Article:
Kansas Gets Waiver to Use Common-Core Alternate Assessments

Even though the state has withdrawn from the Smarter Balanced Assessment Consortium, it still plans to use the common-core-aligned field tests under development for students with severe cognitive disabilities.


In Move Hailed by Advocates, Iowa Defines Dyslexia in Change to State Law

The move marks a shift in Iowa's "non-categorical" method of providing specialized service to children with disabilities.


Teaching Conceptual Math Skills to Students With Disabilities

A mother-daughter team argues that reasoning and modeling, rather than teaching math "tricks," is essential for students to gain skills that can transfer to other areas.


Justice Department Settles With Rhode Island Over Disabilities Complaint

Federal officials investigating Americans with Disabilities Act violations in Providence, R.I., had expanded their work to the whole state after settling last year with the Providence school system.


Mississippi Special Education Voucher Bill Defeated

The bill would have provided up to $6,000 for some special education students to use for private school or tutoring, but voucher opponents pushed back hard.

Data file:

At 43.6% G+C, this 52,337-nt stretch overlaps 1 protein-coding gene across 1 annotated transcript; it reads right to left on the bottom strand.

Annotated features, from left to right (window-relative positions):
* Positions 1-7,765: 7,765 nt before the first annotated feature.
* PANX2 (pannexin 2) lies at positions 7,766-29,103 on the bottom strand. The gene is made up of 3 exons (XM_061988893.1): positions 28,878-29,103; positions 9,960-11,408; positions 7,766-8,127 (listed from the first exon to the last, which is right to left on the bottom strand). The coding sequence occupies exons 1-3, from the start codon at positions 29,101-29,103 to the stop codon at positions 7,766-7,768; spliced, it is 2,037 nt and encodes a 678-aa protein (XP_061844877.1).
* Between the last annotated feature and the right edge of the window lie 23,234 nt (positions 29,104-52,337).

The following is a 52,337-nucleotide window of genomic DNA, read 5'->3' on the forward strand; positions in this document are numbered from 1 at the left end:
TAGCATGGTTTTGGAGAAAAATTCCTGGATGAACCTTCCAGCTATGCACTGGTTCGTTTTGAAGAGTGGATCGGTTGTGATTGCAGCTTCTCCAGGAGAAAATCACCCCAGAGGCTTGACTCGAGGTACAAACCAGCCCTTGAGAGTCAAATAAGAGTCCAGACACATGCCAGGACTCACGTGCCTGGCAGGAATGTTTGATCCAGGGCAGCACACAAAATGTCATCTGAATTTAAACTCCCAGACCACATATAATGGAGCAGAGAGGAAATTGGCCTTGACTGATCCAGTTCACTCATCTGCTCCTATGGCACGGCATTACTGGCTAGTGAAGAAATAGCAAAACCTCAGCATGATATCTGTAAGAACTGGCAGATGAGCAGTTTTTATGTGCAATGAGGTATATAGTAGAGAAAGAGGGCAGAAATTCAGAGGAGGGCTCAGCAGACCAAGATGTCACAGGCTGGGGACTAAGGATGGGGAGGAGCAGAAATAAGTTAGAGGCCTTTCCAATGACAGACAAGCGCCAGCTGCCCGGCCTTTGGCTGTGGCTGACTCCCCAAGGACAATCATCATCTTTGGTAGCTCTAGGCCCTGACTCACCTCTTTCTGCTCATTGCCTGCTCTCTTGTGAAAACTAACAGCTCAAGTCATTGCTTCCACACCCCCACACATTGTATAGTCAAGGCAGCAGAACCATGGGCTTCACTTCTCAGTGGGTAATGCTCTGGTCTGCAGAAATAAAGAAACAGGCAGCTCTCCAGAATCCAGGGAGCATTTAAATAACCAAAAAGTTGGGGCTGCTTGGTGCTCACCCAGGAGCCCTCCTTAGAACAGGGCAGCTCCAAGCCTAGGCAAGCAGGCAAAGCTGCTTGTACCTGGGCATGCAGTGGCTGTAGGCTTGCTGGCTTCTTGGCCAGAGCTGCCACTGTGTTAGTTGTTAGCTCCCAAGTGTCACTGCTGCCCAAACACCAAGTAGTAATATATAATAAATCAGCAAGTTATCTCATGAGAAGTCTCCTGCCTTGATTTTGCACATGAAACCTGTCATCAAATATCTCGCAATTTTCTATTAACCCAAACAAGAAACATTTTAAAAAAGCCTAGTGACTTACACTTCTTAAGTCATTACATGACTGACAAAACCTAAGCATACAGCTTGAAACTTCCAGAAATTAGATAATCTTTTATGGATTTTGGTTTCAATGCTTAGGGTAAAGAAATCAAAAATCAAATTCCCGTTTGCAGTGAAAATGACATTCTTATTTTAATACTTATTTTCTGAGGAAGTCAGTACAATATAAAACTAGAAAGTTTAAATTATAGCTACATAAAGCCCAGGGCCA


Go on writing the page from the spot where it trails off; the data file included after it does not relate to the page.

Federal Initiative Aims at Early Screening for Developmental Delays

Several federal agencies are promoting screening tools intended to help families and care providers evaluate children early to make sure they are meeting age-appropriate milestones.


Autism Spectrum Disorder Prevalence Rises in New CDC Data Report

Researchers are now seeing 1 in 68 children identified as having autism spectrum disorder, compared to 1 in 88 the last time statistics were collected.


Special Education Funding a Priority for House Education Committee Chairman

The federal government currently pays less than 20 percent of the excess costs of educating a student covered by the Individuals with Disabilities Education Act.


Report: Students With Disabilities Face Harsher School Discipline Than Peers

The most recent release of data from the U.S. Department of Education's office for civil rights shows broad disparities in restraint, seclusion and suspensions for students covered by IDEA.


S.C. Charters Agree to Accessibility Changes After Federal Investigation

The Education Department's office for civil rights said that the district needed to make courses fully accessible for the 9,000 students enrolled in online schools.


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